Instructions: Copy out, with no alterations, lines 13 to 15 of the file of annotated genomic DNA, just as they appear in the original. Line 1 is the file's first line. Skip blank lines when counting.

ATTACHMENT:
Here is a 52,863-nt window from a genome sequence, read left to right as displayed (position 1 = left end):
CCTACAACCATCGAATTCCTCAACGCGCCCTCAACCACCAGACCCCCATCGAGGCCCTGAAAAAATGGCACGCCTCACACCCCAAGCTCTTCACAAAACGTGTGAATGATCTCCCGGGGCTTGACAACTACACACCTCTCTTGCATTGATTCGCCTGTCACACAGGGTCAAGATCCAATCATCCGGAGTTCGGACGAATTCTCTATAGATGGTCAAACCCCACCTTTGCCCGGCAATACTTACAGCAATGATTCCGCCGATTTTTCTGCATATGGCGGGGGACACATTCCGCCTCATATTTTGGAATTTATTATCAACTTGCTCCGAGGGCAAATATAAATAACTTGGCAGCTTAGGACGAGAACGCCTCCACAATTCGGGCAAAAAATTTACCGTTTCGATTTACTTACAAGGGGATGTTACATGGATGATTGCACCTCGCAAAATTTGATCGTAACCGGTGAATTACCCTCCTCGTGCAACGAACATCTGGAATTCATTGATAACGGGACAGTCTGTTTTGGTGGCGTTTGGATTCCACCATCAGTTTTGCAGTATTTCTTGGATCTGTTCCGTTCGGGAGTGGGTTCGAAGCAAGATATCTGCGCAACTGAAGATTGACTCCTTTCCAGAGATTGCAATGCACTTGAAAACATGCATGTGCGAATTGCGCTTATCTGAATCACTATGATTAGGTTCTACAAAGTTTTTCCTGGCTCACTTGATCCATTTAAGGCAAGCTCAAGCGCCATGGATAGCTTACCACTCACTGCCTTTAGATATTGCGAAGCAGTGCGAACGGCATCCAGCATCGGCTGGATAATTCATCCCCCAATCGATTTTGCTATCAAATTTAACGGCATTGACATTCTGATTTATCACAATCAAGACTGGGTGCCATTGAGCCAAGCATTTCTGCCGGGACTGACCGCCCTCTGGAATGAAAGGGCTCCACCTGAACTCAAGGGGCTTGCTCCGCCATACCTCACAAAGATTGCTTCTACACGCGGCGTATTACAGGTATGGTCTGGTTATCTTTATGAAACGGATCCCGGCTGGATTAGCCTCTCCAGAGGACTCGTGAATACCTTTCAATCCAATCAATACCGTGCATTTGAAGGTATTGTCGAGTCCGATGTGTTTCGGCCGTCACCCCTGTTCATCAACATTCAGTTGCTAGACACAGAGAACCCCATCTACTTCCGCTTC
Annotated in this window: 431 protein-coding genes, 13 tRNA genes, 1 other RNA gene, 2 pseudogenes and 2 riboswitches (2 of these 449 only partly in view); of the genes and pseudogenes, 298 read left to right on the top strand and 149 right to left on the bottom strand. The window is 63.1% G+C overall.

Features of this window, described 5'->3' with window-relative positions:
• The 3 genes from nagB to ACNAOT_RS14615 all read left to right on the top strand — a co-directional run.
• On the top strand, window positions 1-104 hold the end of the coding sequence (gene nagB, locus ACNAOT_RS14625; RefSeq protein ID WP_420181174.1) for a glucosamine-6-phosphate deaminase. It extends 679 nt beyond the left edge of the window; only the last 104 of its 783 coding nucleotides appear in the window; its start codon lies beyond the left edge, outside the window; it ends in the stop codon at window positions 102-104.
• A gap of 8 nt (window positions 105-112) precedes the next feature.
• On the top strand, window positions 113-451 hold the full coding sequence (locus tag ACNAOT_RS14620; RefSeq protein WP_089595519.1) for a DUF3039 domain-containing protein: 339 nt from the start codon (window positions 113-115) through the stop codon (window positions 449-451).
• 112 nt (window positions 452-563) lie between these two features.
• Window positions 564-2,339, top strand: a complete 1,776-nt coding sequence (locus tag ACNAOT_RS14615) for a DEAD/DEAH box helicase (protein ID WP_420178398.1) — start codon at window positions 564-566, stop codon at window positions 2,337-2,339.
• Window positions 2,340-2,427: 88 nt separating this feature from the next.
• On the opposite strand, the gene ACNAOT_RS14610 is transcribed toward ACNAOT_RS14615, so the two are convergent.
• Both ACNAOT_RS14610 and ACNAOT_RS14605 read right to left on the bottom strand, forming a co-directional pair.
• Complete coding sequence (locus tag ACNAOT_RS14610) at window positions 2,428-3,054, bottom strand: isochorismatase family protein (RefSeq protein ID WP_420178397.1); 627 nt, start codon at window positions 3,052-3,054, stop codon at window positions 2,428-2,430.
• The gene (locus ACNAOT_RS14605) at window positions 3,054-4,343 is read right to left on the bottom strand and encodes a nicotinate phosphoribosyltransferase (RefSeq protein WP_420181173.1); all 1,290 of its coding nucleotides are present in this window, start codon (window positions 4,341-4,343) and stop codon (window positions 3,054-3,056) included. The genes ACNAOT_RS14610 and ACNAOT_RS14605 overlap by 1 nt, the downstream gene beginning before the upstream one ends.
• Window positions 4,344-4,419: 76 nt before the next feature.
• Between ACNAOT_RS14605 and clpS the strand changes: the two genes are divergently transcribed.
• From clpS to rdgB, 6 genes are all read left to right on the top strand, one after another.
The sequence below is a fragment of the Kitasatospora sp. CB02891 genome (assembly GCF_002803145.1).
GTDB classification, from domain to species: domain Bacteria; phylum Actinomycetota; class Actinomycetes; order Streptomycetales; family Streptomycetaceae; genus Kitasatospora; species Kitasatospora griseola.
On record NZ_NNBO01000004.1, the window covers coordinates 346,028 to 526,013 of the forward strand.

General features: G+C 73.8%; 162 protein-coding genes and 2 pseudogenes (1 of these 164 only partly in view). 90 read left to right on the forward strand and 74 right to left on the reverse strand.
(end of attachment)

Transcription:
• Both ACNAOT_RS14610 and ACNAOT_RS14605 read right to left on the bottom strand, forming a co-directional pair.
• Complete coding sequence (locus tag ACNAOT_RS14610) at window positions 2,428-3,054, bottom strand: isochorismatase family protein (RefSeq protein ID WP_420178397.1); 627 nt, start codon at window positions 3,052-3,054, stop codon at window positions 2,428-2,430.
• The gene (locus ACNAOT_RS14605) at window positions 3,054-4,343 is read right to left on the bottom strand and encodes a nicotinate phosphoribosyltransferase (RefSeq protein WP_420181173.1); all 1,290 of its coding nucleotides are present in this window, start codon (window positions 4,341-4,343) and stop codon (window positions 3,054-3,056) included. The genes ACNAOT_RS14610 and ACNAOT_RS14605 overlap by 1 nt, the downstream gene beginning before the upstream one ends.